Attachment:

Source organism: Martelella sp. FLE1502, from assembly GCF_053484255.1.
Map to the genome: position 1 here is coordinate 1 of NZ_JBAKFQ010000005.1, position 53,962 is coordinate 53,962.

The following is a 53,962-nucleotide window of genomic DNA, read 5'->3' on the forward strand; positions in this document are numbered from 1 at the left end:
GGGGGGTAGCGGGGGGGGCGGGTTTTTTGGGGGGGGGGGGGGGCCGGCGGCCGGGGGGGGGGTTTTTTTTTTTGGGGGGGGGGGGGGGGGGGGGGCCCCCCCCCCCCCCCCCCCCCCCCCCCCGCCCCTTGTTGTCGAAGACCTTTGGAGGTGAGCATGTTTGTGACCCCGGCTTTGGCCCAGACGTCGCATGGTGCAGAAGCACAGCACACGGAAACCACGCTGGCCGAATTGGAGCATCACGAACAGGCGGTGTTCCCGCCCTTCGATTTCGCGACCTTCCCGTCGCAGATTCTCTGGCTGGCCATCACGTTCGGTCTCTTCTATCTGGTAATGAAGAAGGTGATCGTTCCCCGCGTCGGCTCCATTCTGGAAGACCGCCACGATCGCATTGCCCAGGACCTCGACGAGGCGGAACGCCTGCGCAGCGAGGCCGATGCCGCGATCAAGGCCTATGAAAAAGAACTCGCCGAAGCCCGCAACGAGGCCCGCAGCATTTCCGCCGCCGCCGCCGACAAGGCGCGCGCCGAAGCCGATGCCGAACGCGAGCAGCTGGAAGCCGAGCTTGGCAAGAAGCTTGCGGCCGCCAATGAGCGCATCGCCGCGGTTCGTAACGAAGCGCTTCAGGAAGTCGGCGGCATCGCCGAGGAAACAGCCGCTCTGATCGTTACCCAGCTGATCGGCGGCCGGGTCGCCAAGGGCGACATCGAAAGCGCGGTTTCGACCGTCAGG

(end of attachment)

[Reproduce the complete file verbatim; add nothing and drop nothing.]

Source organism: Martelella sp. FLE1502, from assembly GCF_053484255.1.
Map to the genome: position 1 here is coordinate 1 of NZ_JBAKFQ010000005.1, position 53,962 is coordinate 53,962.

The following is a 53,962-nucleotide window of genomic DNA, read 5'->3' on the forward strand; positions in this document are numbered from 1 at the left end:
GGGGGGTAGCGGGGGGGGCGGGTTTTTTGGGGGGGGGGGGGGGCCGGCGGCCGGGGGGGGGGTTTTTTTTTTTGGGGGGGGGGGGGGGGGGGGGGCCCCCCCCCCCCCCCCCCCCCCCCCCCCGCCCCTTGTTGTCGAAGACCTTTGGAGGTGAGCATGTTTGTGACCCCGGCTTTGGCCCAGACGTCGCATGGTGCAGAAGCACAGCACACGGAAACCACGCTGGCCGAATTGGAGCATCACGAACAGGCGGTGTTCCCGCCCTTCGATTTCGCGACCTTCCCGTCGCAGATTCTCTGGCTGGCCATCACGTTCGGTCTCTTCTATCTGGTAATGAAGAAGGTGATCGTTCCCCGCGTCGGCTCCATTCTGGAAGACCGCCACGATCGCATTGCCCAGGACCTCGACGAGGCGGAACGCCTGCGCAGCGAGGCCGATGCCGCGATCAAGGCCTATGAAAAAGAACTCGCCGAAGCCCGCAACGAGGCCCGCAGCATTTCCGCCGCCGCCGCCGACAAGGCGCGCGCCGAAGCCGATGCCGAACGCGAGCAGCTGGAAGCCGAGCTTGGCAAGAAGCTTGCGGCCGCCAATGAGCGCATCGCCGCGGTTCGTAACGAAGCGCTTCAGGAAGTCGGCGGCATCGCCGAGGAAACAGCCGCTCTGATCGTTACCCAGCTGATCGGCGGCCGGGTCGCCAAGGGCGACATCGAAAGCGCGGTTTCGACCGTCAGG